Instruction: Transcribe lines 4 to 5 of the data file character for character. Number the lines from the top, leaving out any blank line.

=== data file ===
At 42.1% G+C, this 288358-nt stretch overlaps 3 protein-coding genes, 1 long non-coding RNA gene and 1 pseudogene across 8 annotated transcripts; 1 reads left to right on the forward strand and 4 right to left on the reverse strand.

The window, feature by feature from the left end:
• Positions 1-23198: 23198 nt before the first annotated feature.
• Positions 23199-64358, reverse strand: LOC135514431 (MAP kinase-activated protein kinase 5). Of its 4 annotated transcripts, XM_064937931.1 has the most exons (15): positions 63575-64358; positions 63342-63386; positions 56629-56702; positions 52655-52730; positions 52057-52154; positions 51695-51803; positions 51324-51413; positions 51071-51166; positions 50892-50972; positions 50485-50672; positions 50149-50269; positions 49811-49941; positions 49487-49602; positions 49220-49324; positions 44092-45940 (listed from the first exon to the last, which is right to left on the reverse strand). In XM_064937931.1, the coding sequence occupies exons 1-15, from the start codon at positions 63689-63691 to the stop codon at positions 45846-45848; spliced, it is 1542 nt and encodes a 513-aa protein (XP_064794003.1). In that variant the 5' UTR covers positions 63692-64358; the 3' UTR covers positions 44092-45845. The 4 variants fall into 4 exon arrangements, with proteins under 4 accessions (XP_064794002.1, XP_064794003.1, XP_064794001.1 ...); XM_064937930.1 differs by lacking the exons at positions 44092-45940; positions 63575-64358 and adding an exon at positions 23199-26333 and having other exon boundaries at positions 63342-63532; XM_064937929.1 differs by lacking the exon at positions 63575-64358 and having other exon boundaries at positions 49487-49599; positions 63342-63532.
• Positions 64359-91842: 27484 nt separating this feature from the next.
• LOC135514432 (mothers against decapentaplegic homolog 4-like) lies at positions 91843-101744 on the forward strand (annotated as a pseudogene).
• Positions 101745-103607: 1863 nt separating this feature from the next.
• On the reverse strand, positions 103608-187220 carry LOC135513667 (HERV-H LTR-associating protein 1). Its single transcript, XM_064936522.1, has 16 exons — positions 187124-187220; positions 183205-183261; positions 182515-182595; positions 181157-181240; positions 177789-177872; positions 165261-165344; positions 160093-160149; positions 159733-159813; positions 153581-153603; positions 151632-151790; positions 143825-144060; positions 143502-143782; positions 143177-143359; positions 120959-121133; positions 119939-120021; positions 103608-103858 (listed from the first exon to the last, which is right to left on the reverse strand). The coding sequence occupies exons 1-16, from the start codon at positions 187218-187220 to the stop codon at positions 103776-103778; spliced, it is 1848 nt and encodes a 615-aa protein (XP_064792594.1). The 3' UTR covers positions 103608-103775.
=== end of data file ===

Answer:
• Positions 23199-64358, reverse strand: LOC135514431 (MAP kinase-activated protein kinase 5). Of its 4 annotated transcripts, XM_064937931.1 has the most exons (15): positions 63575-64358; positions 63342-63386; positions 56629-56702; positions 52655-52730; positions 52057-52154; positions 51695-51803; positions 51324-51413; positions 51071-51166; positions 50892-50972; positions 50485-50672; positions 50149-50269; positions 49811-49941; positions 49487-49602; positions 49220-49324; positions 44092-45940 (listed from the first exon to the last, which is right to left on the reverse strand). In XM_064937931.1, the coding sequence occupies exons 1-15, from the start codon at positions 63689-63691 to the stop codon at positions 45846-45848; spliced, it is 1542 nt and encodes a 513-aa protein (XP_064794003.1). In that variant the 5' UTR covers positions 63692-64358; the 3' UTR covers positions 44092-45845. The 4 variants fall into 4 exon arrangements, with proteins under 4 accessions (XP_064794002.1, XP_064794003.1, XP_064794001.1 ...); XM_064937930.1 differs by lacking the exons at positions 44092-45940; positions 63575-64358 and adding an exon at positions 23199-26333 and having other exon boundaries at positions 63342-63532; XM_064937929.1 differs by lacking the exon at positions 63575-64358 and having other exon boundaries at positions 49487-49599; positions 63342-63532.
• Positions 64359-91842: 27484 nt separating this feature from the next.